Arguing that Truss had made some “big mistakes’” since becoming PM, Dorries said that the new government should not be abandoning the policies that voters supported when they elected Boris Johnson in 2019. Dorries said:

I understand that we need to rocket-booster growth, but you don’t do that by throwing the baby out with the bathwater. You don’t win elections by lurching to the right and deserting the centre ground for Keir Starmer to place his flag on.

If we continue down this path, we absolutely will be facing a Stephen Harper-type wipeout. I’m sure she’s listened and will stop and rethink.

(Dorries is citing the wrong Canadian election. It was Kim Campbell’s Progressive Consevatives who suffered a wipeout in 1993, not Stephen Harper’s Conservatives, who were defeated in 2015.)

Dorries, of course, is the uber Johnson loyalist, and so it is possible that her comments may be influenced as much by a desire for his return as by a commitment to centre ground politics. But after a conference in which Brexiters fell out with fellow Brexiters, and a Tory libertarian PM outraged her Tory libertarian allies, the Dorries interview is fresh evidence of how the old alliances in the party are collapsing.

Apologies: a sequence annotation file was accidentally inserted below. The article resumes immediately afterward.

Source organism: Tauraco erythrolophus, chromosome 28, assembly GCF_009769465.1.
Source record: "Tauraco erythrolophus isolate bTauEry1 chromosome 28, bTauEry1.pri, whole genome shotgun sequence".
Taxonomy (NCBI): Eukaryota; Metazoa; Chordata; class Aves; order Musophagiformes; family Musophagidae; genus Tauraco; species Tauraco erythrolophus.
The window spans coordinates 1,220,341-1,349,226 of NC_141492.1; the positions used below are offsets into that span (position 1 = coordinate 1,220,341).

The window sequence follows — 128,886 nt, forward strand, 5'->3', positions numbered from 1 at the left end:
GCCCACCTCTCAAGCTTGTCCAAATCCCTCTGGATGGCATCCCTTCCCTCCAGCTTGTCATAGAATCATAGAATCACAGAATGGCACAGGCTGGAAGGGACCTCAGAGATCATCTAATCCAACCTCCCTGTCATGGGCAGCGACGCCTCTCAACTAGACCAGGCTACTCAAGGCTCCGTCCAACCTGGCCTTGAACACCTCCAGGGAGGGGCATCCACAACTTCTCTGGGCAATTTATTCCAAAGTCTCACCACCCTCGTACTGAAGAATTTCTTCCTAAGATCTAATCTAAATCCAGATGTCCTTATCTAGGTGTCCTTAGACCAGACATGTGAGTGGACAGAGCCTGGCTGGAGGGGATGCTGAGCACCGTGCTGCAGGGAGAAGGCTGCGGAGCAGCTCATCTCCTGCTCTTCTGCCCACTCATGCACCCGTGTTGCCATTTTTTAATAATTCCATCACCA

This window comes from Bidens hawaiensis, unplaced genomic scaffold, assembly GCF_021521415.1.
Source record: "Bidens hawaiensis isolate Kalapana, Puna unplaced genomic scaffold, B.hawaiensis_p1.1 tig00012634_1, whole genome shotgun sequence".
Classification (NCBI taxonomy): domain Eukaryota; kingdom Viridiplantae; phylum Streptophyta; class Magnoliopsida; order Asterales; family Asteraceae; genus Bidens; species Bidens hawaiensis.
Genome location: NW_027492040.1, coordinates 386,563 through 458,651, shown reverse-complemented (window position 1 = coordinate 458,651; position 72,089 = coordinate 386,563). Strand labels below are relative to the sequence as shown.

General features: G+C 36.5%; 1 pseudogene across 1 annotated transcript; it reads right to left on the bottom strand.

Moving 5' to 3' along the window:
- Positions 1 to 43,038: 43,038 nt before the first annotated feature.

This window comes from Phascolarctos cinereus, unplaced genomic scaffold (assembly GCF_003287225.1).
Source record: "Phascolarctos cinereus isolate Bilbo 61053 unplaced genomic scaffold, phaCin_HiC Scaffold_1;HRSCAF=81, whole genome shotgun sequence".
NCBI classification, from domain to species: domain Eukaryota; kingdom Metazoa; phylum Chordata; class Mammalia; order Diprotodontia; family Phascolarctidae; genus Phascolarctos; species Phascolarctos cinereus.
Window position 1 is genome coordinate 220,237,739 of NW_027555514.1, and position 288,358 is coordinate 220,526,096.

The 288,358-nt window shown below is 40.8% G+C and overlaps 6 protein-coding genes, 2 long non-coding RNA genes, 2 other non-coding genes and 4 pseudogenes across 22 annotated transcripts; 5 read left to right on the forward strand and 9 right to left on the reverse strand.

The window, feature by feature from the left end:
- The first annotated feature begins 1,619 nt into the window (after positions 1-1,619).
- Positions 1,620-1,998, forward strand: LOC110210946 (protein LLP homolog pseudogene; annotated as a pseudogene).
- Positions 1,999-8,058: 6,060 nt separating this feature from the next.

Jake Berry, the Conservative party chair, has been giving interviews this morning. He told Times Radio he disagreed with Dorries. He said:

What I would say to Nadine is to look really carefully at the prime minister’s speech. I think she set out a vision that is something that every Conservative MP, former minister or not, can get behind.

I also think she spoke to every British household because her desire to create growth is about ensuring that Britain gets on and every British household gets on.

I will post more from Berry’s interviews shortly.

Parliament is not sitting today, and Truss herself is in Prague, where she is attending the first meeting of the European Political Community in Prague. She is not holding a press conference, but she is expected to record a clip for broadcasters in the afternoon.